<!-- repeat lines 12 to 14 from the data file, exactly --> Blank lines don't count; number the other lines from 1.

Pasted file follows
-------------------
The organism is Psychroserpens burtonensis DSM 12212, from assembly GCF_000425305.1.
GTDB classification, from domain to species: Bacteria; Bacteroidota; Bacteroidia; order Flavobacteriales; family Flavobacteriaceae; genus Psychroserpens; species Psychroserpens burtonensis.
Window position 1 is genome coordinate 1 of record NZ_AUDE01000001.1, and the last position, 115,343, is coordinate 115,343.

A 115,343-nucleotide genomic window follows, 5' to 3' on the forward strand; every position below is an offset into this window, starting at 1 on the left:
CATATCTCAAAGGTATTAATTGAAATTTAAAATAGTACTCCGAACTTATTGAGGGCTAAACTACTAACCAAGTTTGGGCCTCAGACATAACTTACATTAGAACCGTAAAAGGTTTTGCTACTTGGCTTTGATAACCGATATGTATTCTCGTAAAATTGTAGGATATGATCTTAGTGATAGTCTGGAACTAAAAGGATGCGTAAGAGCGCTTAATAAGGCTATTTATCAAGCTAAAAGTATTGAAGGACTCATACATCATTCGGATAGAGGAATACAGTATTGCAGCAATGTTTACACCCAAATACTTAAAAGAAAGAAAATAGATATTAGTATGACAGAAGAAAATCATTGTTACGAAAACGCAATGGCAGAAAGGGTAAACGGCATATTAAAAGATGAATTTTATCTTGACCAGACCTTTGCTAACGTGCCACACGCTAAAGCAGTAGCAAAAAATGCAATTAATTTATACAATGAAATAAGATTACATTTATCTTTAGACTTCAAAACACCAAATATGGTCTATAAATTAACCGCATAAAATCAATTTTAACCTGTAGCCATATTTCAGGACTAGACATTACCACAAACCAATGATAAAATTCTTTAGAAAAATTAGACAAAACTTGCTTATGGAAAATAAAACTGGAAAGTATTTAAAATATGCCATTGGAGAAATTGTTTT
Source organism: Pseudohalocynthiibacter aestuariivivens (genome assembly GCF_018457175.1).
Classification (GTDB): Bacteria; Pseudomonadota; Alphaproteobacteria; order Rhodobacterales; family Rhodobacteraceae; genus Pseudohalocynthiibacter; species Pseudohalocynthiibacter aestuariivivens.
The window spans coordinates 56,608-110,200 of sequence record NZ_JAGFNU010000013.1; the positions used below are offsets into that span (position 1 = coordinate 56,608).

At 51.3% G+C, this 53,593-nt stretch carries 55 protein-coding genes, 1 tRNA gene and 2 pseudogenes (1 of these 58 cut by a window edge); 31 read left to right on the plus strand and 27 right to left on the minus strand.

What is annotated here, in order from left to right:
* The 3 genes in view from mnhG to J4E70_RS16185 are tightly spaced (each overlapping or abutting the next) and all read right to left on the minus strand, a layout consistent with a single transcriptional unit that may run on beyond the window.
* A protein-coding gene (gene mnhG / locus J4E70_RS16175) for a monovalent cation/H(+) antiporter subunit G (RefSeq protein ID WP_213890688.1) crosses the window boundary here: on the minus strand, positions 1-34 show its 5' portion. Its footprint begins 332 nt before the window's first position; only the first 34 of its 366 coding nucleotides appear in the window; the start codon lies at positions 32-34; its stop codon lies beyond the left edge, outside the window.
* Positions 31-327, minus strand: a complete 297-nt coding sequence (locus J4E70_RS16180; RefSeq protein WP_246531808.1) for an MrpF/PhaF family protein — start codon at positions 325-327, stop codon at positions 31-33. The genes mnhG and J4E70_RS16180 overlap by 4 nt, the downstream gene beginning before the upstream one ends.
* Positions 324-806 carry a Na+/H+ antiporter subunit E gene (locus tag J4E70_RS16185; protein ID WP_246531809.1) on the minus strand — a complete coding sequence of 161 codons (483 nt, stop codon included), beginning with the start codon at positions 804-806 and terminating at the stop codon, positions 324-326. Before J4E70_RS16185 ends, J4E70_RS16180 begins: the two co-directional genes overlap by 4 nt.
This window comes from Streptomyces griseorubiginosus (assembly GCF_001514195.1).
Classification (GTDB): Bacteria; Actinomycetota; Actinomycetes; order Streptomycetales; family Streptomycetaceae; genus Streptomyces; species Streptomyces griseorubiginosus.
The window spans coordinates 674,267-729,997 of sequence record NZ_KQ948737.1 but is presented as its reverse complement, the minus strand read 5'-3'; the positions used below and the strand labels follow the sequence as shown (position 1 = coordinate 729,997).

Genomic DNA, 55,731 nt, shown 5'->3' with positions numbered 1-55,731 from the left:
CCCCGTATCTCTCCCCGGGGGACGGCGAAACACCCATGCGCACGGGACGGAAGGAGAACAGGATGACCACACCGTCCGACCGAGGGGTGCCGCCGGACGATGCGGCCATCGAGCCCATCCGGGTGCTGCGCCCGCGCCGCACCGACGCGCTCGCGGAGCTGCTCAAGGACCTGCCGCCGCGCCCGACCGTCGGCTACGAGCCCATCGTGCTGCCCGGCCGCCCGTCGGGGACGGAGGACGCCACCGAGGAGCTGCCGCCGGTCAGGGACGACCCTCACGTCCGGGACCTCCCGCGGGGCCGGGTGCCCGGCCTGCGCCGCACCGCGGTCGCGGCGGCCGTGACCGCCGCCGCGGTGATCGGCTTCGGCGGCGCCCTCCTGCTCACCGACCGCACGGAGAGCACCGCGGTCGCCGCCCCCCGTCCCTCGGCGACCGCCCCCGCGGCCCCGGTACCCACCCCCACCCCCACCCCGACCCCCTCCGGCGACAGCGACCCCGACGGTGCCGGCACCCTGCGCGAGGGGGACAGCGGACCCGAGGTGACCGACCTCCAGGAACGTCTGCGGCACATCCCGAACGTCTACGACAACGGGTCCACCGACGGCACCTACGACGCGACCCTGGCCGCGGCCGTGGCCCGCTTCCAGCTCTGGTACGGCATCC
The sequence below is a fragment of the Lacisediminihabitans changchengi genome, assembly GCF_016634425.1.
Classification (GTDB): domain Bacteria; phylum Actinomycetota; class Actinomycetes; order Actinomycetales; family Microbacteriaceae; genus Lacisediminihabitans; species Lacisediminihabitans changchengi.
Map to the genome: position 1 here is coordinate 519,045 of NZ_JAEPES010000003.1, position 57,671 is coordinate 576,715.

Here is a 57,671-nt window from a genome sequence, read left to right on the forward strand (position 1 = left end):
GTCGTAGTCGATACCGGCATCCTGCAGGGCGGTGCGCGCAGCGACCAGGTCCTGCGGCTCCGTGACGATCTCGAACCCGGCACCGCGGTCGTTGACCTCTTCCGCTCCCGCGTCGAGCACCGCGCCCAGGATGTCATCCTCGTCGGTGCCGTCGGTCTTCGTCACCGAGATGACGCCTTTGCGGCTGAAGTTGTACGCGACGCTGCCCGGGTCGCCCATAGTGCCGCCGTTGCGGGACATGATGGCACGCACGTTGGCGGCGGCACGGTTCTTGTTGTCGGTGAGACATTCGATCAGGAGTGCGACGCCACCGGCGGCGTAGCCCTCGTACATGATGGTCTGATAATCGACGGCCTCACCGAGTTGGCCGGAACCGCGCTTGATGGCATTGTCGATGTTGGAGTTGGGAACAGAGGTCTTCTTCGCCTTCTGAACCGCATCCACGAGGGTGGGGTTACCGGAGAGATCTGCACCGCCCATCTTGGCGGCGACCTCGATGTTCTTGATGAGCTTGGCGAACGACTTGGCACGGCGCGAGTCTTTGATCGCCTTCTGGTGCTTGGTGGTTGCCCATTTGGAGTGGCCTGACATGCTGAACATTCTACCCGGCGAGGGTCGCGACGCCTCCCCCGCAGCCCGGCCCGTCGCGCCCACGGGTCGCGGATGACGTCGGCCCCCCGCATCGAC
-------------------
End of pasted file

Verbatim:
* A protein-coding gene (gene mnhG / locus J4E70_RS16175) for a monovalent cation/H(+) antiporter subunit G (RefSeq protein ID WP_213890688.1) crosses the window boundary here: on the minus strand, positions 1-34 show its 5' portion. Its footprint begins 332 nt before the window's first position; only the first 34 of its 366 coding nucleotides appear in the window; the start codon lies at positions 32-34; its stop codon lies beyond the left edge, outside the window.
* Positions 31-327, minus strand: a complete 297-nt coding sequence (locus J4E70_RS16180; RefSeq protein WP_246531808.1) for an MrpF/PhaF family protein — start codon at positions 325-327, stop codon at positions 31-33. The genes mnhG and J4E70_RS16180 overlap by 4 nt, the downstream gene beginning before the upstream one ends.
* Positions 324-806 carry a Na+/H+ antiporter subunit E gene (locus tag J4E70_RS16185; protein ID WP_246531809.1) on the minus strand — a complete coding sequence of 161 codons (483 nt, stop codon included), beginning with the start codon at positions 804-806 and terminating at the stop codon, positions 324-326. Before J4E70_RS16185 ends, J4E70_RS16180 begins: the two co-directional genes overlap by 4 nt.